Many companies moved to centralized operating models in response economic challenges. Ongoing financial pressures led companies to focus on achieving maximum value at minimum cost in back-office operations. The trend - which started in HR and IT departments - eventually grew to encompass procurement and risk management functions as companies grappled with complex, global supply chains and the evolving - and expanding - burden of regulatory compliance. But is centralized due diligence the best approach to mitigating third-party risk?
What Centralization Brings to the Table - and What It Leaves Off
In addition to potentially reducing operational costs, centralized due diligence offers several advantages. With a centralized approach, companies develop a clear, well-documented catalogue of the strategic, financial, regulatory and reputational risks that must be managed. This is particularly helpful given that compliance requirements are always changing. It also allows companies to level-set expectations surrounding acceptable risk across their global organization.
In addition, centralizing risk assessment, due diligence and monitoring at a single location - most likely corporate headquarters - often means a higher concentration of staff members with expertise in the regulatory landscape, as well as in risk assessment and identifying red flags in due diligence research. It also means that senior level executives are closer to the front line, which improves transparency, heightens awareness of risk, and facilitates budgetary support when risk red flags indicate the need to add internal compliance staff or contract for outside resources.
But keeping everyone on the same page - when a company's operations take place around the globe - can be difficult. Different divisions of a global organization often need to execute their own third-party agreements for efficient operations. A centralized team may lack the cultural awareness, face language barriers or be unable to conduct due diligence quickly enough to meet local needs. In a decentralized approach, local due diligence staff are ideally situated to assess the demeanor of a third-party interviewee; they understand the local market and common practices. Ignoring such on-the-ground expertise in favor of a centralized process can lead to missed opportunities.
Yet a decentralized approach is not without its own problems. Companies moved to a centralized approach to reduce operational costs; a widely distributed, decentralized approach can be a costly proposition. In addition, the issue of accountability represents a potential problem. Decisions that take place downstream from the chain of command can come back to haunt you. Several years ago, Alcatel-Lucent paid $137 million in FCPA settlements after the SEC and DOJ found the company lacked oversight into personnel who were "more interested in obtaining business than ensuring that business was won ethically and legally. (US v. Alcatel-Lucent, S.A., Case No. 10-20907 (S.D. Fla. Dec. 27, 2010) at Paragraph 29)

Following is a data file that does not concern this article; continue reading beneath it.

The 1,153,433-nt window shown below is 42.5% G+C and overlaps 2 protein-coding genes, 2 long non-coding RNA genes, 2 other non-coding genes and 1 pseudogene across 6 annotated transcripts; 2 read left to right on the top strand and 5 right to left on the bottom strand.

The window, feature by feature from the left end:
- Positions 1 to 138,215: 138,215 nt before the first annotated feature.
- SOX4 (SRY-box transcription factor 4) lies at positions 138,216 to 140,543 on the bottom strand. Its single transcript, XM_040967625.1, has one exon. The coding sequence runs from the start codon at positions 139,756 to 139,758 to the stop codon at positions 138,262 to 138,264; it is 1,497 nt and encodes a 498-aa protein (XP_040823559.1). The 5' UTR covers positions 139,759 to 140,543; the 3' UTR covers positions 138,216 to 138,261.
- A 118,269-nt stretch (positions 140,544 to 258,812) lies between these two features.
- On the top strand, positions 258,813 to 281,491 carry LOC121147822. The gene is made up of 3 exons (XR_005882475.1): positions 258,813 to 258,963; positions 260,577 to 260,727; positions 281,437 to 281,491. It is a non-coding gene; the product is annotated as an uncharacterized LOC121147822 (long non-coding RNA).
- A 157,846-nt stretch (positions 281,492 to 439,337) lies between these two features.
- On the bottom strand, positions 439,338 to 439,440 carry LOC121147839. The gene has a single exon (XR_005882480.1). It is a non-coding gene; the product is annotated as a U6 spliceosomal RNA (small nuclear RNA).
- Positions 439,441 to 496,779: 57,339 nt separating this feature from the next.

And even if a company doesn't get caught up in an enforcement action, the C-suite and board members can still find their feet held to the fire over reputational damage that takes place when the supply chain breaks down or allegations third-party use of forced labor surface.
A Hybrid Due Diligence Strategy Offers the Best of Both Worlds
It may help companies to think about due diligence in terms of constructing a building. You can't add siding to a house before first building a framework. In terms of due diligence, the framework is the centralized part of the structure. Centralized due diligence allows companies to create defensible programs based on an objective, thoroughly-documented strategy that sets forth standards for ethical conduct, regulatory compliance and risk-based due diligence and monitoring. By having this top-down vision in place, employees around the globe understand that the commitment starts at and is supported by corporate leaders.
A framework alone, however, can't provide the needed protection - whether it's a building or a due diligence program. That's where decentralized due diligence steps in. Regional employees must be a part of the process to ensure due diligence takes place with greater efficiency and insight into local needs. This type of 'coverage' over a robust framework education, training and detailed expectations optimizes due diligence and monitoring efforts. When this takes place in combination with centralized oversight, companies are better able to mitigate risk in a timely, cost-effective manner. Is your current due diligence strategy built for success?
Karen E. Gray is a 22 year LexisNexis veteran, Karen is a Sr. EDDM Specialist. Karen serves as LexisNexis' expert and central point person for all due diligence and third-party monitoring solutions. She is a resource for Benchmarking, Market Intelligence, Strategic Category Management, and Vendor Selection, and focuses on efforts to improve profitability and cash flow, risk mitigation and operational efficiencies with regard to vendor selection and monitoring.